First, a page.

THQ's popular and successful Smackdown Vs RAW series was released for the first time on the iPhone earlier this month. WWE fans looking for a wrestling fix on the go will want to look elsewhere, however. I've spent a few hours with this iPhone version and truth be told, it's got a lot of problems. I can't recommend this even to die hard wrestling fans.
Before examining what went wrong with SvR 2010 on the iPhone, let me point out what this $5 title has to offer. First, there are three modes: Career, Exhibition, and Quick Match. Eleven WWE wrestlers are included, all available to select from the start. A twelfth custom playable character, Ultimatum, is also included. When you start your Career, Ultimatum can be customized to your liking. While he's not a real WWE wrestler, the other eleven characters are, including: Batista, Cena, Jericho, Rey Mysterio, Randy Orton, Triple H, Undertaker, Big Show, Edge, Vladimir Kozlov, and Matt Hardy.
I'll get back to the Career mode shortly, but lets say you just want to play an Exhibition. In this mode, players pick which wrestler they want to control and who the CPU controls. Then, you pick your match type and arena. There are six match types to choose from. With Regular, players can only win with a pinfall. The ten second countout rule applies, and there are no foreign objects that you can use to gain an edge on your opponent. The No Disqualification mode means that players can win via pinfall or submission, and there is a single object outside of the ring that you can use against your opponent. WWE Extreme Rules allow for pinfall or submission in and out of the ring, and there are two foreign objects available. In Iron Man, the wrestler who earns the most pinfalls or submissions within the ring within a two minute time period wins. Submission mode simply means you cannot win with a pinfall. Ultimate Submission mode has the wrestler with the most submissions within two minutes inside the ring winning. Finally, Last Man Standing is a no disqualification mode with one foreign object. In this mode, which became my favorite, the only way to win is to completely drain the opponent's health meter.
After choosing your Match Type, the final step is to pick from one of six arenas. The Smackdown, RAW, ECW, Summerslam, Survivor Series, and Wrestlemania 'arenas' are all here for the choosing.
The difference between Exhibition and Quick Match is that Exhibition allows you to go through the selection process while Quick Match just randomly selects all of these settings for you. That's your best bet for a quick game on the road, unless you have a Career started and you're wanting to continue it. In Career mode, players take their custom created player from training to the top of the WWE. Career Mode starts by allowing the player to customize their character's name and appearance. You do not assign points to different areas of your wrestler's skills or anything in depth like that, unfortunately. Instead, you'll choose from a handful of hair styles, hair colors, body types, facial hair, and clothing. You can change the name of your wrestler, too. That done, an optional tutorial mode is offered, and then the Career starts. During the course of the Career, you can unlock and additional twenty-seven outfits and ten signature moves.
I highly recommend the tutorial mode to learn the controls. The controls are simple to learn once you go through the tutorial, but you'll quickly realize they're a big reason why the gameplay is so stagnant and uninteresting. Players control their character's movement with the left thumb. Touching a point and then dragging your thumb to another point will make your player walk, while a swipe makes them run. A single circular button for your right thumb is how every other action is performed. You'll want to watch this control closely as it changes depending on what your wrestler is allowed to do at the time. For example, if you are close to your opponent, the control changes to where you can punch. Or, if you hold the button for a second, optional controls to grapple and then shove, and so forth, become available. While holding, the flow of the game slows down and that creates a lot of awkward, unnatural pauses to the action. Combined with the stiff animations, the game's pacing feels off from what you would expect from a wrestling title. While it would have reduced visibility, I think a virtual d-pad and face buttons would have better suited SvR 2010.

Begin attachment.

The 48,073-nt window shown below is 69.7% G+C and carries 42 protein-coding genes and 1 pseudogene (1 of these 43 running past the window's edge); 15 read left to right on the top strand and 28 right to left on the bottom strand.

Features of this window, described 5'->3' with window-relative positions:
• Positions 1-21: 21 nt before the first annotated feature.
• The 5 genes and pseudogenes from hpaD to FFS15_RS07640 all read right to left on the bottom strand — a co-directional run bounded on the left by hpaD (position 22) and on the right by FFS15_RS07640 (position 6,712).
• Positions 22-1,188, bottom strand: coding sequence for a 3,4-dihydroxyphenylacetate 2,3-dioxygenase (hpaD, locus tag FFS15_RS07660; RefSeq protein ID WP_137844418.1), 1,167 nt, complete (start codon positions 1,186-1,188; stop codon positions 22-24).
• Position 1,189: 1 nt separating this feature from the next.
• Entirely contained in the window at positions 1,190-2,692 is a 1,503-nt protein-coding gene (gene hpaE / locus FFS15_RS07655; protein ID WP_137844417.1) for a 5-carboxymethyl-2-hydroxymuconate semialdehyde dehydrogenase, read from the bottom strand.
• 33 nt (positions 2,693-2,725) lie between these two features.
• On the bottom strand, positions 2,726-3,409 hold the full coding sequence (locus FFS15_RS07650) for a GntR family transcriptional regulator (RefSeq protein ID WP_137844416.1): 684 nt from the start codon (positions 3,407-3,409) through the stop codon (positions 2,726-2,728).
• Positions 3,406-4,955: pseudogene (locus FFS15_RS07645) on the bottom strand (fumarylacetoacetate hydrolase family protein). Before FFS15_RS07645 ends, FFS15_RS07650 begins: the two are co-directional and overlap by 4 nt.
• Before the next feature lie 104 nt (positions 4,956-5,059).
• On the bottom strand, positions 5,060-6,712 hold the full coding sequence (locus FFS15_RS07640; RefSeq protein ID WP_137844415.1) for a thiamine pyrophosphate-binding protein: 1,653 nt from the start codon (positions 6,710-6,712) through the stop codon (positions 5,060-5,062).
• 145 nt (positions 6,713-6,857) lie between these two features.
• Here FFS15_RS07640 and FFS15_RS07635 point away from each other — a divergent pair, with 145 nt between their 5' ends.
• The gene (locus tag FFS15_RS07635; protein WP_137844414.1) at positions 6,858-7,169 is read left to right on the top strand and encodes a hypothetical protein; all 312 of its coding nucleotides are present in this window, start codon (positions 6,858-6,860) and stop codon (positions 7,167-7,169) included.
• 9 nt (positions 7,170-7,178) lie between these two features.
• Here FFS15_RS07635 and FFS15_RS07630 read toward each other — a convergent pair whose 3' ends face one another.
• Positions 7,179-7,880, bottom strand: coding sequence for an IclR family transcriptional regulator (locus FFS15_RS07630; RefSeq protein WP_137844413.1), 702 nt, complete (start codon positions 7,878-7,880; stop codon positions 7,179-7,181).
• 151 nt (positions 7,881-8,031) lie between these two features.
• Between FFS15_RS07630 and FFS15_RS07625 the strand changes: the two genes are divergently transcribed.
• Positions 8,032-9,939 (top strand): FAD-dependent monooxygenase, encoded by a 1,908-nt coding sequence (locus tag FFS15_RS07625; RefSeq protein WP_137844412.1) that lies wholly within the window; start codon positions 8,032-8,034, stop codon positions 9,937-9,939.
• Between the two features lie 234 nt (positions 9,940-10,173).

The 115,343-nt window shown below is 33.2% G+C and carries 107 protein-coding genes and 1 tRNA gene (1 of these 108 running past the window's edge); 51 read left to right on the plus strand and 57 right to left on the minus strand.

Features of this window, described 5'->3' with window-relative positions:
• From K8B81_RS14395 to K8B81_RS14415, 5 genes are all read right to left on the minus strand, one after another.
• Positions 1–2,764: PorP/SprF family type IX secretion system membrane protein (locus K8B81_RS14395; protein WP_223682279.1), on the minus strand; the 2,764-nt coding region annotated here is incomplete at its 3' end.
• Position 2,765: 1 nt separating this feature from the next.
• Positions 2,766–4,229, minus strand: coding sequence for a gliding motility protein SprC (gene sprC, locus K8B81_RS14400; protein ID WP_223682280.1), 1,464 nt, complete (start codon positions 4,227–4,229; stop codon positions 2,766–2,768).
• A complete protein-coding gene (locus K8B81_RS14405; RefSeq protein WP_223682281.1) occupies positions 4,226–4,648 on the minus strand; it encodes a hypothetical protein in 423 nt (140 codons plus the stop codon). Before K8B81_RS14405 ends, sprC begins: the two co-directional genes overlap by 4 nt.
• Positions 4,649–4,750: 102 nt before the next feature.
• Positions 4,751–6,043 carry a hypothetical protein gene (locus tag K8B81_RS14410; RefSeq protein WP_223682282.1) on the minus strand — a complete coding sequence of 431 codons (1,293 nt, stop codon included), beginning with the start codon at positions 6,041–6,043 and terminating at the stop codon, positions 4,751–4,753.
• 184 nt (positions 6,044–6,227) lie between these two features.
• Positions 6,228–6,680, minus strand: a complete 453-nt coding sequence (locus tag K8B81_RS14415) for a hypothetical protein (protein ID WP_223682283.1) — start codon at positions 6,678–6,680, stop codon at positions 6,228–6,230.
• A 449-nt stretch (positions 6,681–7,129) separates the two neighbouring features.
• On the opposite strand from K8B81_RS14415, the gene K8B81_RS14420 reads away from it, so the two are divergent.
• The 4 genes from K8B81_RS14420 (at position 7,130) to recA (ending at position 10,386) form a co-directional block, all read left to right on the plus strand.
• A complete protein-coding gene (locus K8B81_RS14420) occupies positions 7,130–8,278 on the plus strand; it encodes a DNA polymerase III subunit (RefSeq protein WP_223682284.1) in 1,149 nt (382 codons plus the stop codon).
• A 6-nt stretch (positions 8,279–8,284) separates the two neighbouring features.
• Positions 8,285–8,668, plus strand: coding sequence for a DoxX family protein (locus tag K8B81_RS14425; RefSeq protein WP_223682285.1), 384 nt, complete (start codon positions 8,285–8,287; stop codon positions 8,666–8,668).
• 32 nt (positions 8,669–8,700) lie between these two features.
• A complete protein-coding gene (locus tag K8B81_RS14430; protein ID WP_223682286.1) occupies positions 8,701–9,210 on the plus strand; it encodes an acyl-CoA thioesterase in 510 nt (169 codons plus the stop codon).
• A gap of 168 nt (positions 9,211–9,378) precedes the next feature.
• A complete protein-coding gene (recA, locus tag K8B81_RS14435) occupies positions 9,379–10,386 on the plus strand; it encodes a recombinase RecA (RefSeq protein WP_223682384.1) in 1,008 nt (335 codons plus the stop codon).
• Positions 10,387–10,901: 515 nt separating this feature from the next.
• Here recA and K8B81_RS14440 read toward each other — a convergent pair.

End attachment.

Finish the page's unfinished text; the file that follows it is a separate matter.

I did, however, like what Universomo did with the pinfall and submissions controls. Assuming your opponents health meter is low enough, you walk over to them and hold the control button when the icon appears to start a pin or submission. Then, to maintain your position, you have to quickly match and hold colored icons that appear from the sides of the center control. It's a simple idea, and I thought it worked well for that application.
With the controls being what they are, it's already hard enough to recommend SvR to anyone, but if you needed still more convincing, the presentation should do it. While the console version of SvR has plenty of licensed music, fiery wrestler intros, and all of the glitz and glam that goes into a WWE production, the iPhone version is quite the opposite. Now granted -- we're comparing a battleship to a rowboat here in terms of technical capability, but I was at least expecting more from SvR on the iPhone. For starters, the graphics are bad. Character detail is minimal, animations are stiff, and there's a lot of clipping. The sound package is bad as well -- there are no announcers or really any effects at all except a constant, and oh so repetitive crowd noise. There are some music tracks, none that play during a match, but they are few and all just generic rock (i.e., not the official themes of the WWE).
With that, let's get to the summary...